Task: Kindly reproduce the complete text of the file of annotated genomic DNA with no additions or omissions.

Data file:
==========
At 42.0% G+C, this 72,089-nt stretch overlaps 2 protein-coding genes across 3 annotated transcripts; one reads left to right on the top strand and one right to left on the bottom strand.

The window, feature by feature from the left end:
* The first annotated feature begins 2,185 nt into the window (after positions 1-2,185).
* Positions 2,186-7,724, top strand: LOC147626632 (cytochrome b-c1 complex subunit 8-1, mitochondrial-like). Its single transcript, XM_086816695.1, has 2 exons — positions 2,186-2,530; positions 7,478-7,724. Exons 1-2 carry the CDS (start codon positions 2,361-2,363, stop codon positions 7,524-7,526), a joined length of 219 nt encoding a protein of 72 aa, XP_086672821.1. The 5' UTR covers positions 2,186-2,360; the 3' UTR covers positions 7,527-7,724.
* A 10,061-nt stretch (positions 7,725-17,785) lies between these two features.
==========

At 42.0% G+C, this 72,089-nt stretch overlaps 2 protein-coding genes across 3 annotated transcripts; one reads left to right on the top strand and one right to left on the bottom strand.

The window, feature by feature from the left end:
* The first annotated feature begins 2,185 nt into the window (after positions 1-2,185).
* Positions 2,186-7,724, top strand: LOC147626632 (cytochrome b-c1 complex subunit 8-1, mitochondrial-like). Its single transcript, XM_086816695.1, has 2 exons — positions 2,186-2,530; positions 7,478-7,724. Exons 1-2 carry the CDS (start codon positions 2,361-2,363, stop codon positions 7,524-7,526), a joined length of 219 nt encoding a protein of 72 aa, XP_086672821.1. The 5' UTR covers positions 2,186-2,360; the 3' UTR covers positions 7,527-7,724.
* A 10,061-nt stretch (positions 7,725-17,785) lies between these two features.